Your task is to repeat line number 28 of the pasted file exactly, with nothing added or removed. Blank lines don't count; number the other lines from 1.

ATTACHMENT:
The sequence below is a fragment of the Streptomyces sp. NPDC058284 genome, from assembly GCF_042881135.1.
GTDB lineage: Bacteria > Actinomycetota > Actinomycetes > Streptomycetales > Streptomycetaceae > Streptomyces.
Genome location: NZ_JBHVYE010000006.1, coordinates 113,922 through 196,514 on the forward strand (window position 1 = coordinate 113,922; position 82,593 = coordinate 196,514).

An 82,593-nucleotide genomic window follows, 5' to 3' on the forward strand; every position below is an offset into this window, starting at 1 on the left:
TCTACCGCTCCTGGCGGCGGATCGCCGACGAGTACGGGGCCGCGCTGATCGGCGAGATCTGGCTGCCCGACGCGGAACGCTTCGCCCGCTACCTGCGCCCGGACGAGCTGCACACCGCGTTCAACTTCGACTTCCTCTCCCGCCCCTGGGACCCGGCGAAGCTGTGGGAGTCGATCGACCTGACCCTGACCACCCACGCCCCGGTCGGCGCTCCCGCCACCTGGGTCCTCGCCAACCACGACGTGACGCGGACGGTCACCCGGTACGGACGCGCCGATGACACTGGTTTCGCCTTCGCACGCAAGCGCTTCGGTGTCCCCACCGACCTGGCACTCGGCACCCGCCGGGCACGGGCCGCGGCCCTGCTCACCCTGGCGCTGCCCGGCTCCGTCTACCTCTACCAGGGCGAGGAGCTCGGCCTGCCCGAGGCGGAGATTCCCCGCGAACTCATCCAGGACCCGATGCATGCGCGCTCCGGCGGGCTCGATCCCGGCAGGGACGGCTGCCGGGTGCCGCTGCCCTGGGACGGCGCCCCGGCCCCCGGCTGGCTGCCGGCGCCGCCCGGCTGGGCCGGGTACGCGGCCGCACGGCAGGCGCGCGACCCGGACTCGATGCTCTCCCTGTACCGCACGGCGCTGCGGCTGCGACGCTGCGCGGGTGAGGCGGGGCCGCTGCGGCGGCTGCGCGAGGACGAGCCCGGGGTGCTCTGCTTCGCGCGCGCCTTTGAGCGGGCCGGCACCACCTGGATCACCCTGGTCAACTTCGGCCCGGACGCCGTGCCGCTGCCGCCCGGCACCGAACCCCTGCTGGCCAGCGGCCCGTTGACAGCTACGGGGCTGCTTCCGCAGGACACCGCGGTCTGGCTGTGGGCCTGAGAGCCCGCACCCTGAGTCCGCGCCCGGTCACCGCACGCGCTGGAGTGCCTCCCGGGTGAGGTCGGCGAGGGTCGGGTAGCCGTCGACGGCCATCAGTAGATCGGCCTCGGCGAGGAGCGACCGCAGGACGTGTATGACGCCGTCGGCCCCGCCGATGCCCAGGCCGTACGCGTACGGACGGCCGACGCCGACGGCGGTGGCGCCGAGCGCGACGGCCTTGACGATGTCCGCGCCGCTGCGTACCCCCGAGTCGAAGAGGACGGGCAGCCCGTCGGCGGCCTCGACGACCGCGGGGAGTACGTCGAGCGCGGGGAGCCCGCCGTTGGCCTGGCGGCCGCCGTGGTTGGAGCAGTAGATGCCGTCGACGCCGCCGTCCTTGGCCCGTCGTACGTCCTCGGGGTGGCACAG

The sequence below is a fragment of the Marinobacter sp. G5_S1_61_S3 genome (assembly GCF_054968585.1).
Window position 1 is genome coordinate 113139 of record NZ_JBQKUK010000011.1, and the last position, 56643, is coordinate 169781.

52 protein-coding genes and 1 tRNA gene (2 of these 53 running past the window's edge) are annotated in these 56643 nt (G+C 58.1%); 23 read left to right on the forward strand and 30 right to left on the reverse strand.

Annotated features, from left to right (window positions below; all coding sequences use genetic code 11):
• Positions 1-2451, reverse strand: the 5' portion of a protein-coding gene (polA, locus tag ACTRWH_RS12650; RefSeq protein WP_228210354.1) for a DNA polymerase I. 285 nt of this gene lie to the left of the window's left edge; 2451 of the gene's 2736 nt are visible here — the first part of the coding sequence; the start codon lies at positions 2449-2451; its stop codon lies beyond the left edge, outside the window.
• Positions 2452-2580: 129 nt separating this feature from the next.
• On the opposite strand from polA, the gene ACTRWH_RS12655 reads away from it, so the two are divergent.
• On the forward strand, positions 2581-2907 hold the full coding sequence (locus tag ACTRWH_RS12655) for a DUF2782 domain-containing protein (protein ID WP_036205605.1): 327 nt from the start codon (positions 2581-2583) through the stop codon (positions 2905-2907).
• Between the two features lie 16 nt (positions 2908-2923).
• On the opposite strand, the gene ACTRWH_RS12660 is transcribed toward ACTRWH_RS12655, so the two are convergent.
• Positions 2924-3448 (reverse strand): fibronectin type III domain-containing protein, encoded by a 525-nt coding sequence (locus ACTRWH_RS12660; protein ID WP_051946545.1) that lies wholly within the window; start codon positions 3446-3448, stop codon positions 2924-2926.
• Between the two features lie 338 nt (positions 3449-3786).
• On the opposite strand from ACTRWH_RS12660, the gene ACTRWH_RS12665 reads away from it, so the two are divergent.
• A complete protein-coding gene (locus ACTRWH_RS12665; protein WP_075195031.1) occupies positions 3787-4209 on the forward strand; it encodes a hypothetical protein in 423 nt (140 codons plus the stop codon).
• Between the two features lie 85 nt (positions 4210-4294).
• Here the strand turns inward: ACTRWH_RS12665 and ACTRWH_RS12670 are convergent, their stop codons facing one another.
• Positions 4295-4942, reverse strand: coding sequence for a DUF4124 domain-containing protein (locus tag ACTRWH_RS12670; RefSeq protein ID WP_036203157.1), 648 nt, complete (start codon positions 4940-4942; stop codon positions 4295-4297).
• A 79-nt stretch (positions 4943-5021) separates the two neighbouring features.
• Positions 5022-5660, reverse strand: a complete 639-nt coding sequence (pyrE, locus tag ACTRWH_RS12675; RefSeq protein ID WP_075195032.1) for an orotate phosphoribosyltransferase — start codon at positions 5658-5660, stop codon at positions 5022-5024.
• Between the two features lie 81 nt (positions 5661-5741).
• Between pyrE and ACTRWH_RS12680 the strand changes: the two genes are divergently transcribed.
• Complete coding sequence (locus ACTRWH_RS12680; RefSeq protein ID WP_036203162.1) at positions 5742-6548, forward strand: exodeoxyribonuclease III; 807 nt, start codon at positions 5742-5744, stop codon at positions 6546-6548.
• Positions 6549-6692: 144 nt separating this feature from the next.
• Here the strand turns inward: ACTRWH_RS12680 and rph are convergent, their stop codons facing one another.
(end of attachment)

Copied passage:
• Positions 6549-6692: 144 nt separating this feature from the next.